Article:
I make it a practice to avoid hating anyone. If someone's been guilty of despicable actions, especially toward me, I try to forget him. I used to follow a practice-somewhat contrived, I admit-to write the man's name on a piece of scrap paper, drop it into the lowest drawer of my desk, and say to myself: "That finishes the incident, and so far as I'm concerned, that fellow. The drawer became over the years a sort of private wastebasket for crumpled-up spite and discarded personalities. Besides, it seemed to be effective, and helped me avoid harboring useless black feelings.
Freedom from fear and injustice and oppression will be ours only in the measure that men who value such freedom are ready to sustain its possession - to defend it against every thrust from within or without.
The day before my inauguration President Eisenhower told me, "You'll find that no easy problems ever come to the President of the United States. If they are easy to solve, somebody else has solved them."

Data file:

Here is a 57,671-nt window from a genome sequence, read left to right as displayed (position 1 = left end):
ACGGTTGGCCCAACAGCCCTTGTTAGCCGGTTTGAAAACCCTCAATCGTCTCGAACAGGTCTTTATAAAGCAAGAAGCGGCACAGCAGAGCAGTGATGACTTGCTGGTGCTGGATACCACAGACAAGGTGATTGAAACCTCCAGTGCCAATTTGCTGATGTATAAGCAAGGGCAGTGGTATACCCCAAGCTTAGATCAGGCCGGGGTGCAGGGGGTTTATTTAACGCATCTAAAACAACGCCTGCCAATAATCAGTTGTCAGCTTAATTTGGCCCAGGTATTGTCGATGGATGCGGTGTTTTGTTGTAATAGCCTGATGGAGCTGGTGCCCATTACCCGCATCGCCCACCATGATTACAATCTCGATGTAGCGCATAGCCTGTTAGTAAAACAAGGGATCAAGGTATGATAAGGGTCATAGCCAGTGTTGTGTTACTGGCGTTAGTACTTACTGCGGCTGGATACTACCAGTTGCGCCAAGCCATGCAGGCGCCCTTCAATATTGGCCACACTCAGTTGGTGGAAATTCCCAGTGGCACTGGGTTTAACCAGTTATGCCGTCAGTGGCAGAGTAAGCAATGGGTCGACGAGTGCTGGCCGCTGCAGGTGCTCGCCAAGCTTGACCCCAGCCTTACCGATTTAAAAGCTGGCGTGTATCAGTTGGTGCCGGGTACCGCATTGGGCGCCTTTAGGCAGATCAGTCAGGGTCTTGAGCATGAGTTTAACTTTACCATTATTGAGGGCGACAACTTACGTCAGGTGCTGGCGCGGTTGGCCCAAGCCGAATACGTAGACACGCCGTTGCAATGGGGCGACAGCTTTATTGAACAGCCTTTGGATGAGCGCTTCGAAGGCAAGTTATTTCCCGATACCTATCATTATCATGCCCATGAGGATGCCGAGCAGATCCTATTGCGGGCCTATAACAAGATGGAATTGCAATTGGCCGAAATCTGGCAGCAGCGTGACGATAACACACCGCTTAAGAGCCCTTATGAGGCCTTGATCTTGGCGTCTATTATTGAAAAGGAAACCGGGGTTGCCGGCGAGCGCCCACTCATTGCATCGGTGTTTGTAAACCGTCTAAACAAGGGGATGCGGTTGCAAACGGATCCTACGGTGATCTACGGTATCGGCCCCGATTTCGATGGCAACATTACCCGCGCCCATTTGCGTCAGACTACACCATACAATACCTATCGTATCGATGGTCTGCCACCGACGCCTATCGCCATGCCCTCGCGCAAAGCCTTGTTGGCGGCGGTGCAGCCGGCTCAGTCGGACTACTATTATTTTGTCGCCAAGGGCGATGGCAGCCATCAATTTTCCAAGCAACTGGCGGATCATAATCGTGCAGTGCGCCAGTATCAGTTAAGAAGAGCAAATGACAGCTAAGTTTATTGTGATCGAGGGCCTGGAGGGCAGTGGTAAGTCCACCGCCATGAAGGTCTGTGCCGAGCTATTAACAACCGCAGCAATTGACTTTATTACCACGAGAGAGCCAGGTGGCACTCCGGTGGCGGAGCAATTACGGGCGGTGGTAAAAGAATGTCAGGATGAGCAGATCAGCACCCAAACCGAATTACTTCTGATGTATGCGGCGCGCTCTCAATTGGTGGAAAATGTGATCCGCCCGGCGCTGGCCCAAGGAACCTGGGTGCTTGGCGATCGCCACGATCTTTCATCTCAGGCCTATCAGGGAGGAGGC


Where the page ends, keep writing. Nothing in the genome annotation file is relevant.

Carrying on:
There is a kind of dictatorship that can come about through a creeping paralysis of thought, readiness to accept paternalistic measures by government, and along with those measures comes a surrender of our own responsibilities and therefore a surrender of our own thought over our own lives and our own right to exercise the vote. The free system gives the right to every citizen to do something for himself. Because he has the right, the opportunity is always there.